The Weekly Gardener 1


The Garden at Dawn

Magic Hour

Toad Lilies

Today I was out in the garden before dawn and I watched the crescent moon fade slowly into daylight as carpets of clouds moved very fast across the sky.

Slowly the birds and the moths started to emerge from their nightly hideouts, eager to catch an early meal before the morning rush.

The light was strange in a way I can't describe, a suffused golden lavender glow that faded to gray when the clouds overcast the sun. I'm starting to understand why this time of day is called the magic hour, but it's not just the light, there is also a great stillness in the air that envelops you, sharpens your senses and allows you to catch the lightest sound or scent. Life doesn't struggle before dawn, it doesn't fight, it doesn't hurt, it is at peace. You can almost taste time.

It looks like the year is ready to begin anew, I know that doesn't make any sense, we're waiting for winter, but I can't find any signs of it in the humid breeze that feels too warm against my skin, almost tropical, so weird for the middle of October, so late.


The Moon Garden

Sweet Violets

Ok, I know everybody is busy and strolling through the garden at night is not the first thing that comes to mind at the end of a busy day, but if the spirit moves you to create one, a moon garden can be just as lovely as a bright patch of colorful flowers in the sunshine.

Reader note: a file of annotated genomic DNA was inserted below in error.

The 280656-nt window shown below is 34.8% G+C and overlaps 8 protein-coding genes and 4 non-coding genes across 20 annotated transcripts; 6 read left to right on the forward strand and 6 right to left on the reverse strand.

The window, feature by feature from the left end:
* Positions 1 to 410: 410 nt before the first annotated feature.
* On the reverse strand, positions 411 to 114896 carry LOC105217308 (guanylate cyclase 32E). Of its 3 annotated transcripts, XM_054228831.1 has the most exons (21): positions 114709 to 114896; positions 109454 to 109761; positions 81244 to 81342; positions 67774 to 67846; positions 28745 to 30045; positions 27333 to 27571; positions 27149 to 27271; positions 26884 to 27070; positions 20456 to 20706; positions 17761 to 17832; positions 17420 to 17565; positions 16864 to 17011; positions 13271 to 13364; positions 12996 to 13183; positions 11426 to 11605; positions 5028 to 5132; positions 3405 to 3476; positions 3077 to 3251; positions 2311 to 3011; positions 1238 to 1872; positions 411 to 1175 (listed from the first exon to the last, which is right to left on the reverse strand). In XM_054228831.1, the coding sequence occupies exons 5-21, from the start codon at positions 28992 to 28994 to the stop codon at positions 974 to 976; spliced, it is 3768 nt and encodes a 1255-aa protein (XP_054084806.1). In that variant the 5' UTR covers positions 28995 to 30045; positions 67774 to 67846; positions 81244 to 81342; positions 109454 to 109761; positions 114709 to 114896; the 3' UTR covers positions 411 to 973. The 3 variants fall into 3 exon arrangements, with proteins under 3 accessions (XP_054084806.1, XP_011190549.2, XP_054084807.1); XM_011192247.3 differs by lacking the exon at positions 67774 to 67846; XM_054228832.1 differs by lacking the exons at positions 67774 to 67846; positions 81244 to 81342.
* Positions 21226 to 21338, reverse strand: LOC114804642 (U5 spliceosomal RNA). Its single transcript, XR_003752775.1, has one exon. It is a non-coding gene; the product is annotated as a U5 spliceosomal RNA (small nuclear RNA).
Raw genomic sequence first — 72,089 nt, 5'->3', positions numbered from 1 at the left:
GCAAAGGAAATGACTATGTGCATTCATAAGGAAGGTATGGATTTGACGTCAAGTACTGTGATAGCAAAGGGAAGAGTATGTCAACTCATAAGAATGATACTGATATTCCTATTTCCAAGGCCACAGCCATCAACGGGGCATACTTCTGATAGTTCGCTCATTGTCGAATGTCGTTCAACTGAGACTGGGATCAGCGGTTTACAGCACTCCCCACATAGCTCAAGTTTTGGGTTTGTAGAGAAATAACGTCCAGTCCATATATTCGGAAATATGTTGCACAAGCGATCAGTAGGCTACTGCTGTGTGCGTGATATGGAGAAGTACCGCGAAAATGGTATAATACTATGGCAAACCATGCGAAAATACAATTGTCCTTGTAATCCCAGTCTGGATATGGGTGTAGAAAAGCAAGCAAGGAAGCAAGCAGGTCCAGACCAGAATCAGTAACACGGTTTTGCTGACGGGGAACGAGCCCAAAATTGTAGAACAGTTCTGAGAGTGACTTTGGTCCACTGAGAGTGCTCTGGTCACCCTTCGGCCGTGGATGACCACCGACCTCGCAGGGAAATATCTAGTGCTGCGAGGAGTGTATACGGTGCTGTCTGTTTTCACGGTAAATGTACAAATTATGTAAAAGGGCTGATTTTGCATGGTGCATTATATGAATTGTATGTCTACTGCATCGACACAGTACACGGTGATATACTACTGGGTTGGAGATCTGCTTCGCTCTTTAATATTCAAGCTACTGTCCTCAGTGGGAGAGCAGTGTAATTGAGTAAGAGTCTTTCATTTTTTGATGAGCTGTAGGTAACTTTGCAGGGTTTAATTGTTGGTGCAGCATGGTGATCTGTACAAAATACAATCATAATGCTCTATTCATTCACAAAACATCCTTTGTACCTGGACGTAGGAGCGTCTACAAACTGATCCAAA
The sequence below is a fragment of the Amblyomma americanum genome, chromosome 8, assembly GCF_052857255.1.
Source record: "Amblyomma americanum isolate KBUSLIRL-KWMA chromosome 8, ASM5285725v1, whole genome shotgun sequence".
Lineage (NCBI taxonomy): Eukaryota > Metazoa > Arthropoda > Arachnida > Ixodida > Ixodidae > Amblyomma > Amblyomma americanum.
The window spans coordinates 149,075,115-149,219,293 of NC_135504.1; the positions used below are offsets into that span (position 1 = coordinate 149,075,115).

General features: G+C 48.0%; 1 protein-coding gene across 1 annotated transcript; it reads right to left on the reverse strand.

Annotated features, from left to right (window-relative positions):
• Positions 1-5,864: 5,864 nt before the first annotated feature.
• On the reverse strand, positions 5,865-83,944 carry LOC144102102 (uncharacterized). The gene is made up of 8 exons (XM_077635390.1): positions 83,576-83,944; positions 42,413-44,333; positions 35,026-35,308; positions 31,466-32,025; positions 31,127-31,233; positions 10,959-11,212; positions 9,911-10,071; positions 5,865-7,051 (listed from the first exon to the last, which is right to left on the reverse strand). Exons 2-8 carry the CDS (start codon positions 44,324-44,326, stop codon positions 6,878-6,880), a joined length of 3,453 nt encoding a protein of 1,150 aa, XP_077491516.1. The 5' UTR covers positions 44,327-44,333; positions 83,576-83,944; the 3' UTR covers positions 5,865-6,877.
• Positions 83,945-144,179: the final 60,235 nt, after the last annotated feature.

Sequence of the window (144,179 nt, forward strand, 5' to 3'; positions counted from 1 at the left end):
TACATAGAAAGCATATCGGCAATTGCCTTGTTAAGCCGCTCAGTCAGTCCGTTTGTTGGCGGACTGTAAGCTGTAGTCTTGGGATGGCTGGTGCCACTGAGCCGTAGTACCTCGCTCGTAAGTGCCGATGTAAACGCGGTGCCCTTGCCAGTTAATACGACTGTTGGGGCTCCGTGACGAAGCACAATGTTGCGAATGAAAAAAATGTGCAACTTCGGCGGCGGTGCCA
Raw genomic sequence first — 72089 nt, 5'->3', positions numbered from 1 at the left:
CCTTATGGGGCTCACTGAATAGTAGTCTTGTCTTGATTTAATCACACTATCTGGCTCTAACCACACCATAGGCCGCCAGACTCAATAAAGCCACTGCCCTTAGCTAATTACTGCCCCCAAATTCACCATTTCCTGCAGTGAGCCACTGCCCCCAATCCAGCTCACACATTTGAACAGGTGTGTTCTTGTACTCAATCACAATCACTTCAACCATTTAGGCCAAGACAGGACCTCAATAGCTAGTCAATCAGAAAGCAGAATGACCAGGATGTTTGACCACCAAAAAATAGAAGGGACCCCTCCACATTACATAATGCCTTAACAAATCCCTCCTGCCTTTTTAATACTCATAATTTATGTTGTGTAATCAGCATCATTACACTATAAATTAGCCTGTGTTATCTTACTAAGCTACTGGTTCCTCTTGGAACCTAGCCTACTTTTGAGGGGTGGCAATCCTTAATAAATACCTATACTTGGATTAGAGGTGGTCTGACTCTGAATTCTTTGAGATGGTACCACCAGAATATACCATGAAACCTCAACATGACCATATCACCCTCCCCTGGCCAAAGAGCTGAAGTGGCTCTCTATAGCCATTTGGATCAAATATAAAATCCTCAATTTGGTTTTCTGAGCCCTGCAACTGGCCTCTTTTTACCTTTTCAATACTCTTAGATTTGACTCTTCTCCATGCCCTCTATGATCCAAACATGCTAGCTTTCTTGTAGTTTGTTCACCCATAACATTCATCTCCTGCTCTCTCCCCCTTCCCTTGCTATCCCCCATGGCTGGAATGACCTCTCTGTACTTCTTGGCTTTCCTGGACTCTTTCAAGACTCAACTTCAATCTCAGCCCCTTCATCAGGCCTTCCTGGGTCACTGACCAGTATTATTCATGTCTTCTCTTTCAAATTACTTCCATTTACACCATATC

As is the case with shade gardens, white flowers perform best in the subdued light of the moon, which casts a silver glow over light colored blossoms and foliage. Even better, find white flowers that bloom at night, fragrant one, if possible, like nicotiana, tuberose, evening stock, primrose and moon flower.

Plants with silver foliage, like dusty miller, lamb's ears, curry or silver sage, add texture and interest to the border, as will a small reflective pond, if you have the room.

The moon garden performs in diminished light, so keep it open and airy, with wide smooth pathways and without large shrubs that cast deep shadows. Provide accents that sparkle when they catch the light - glazed ceramic, metallic wind chimes, marble statuary, garden lanterns. For an extra dose of eerie, try solar LED garden lights. They glow blue.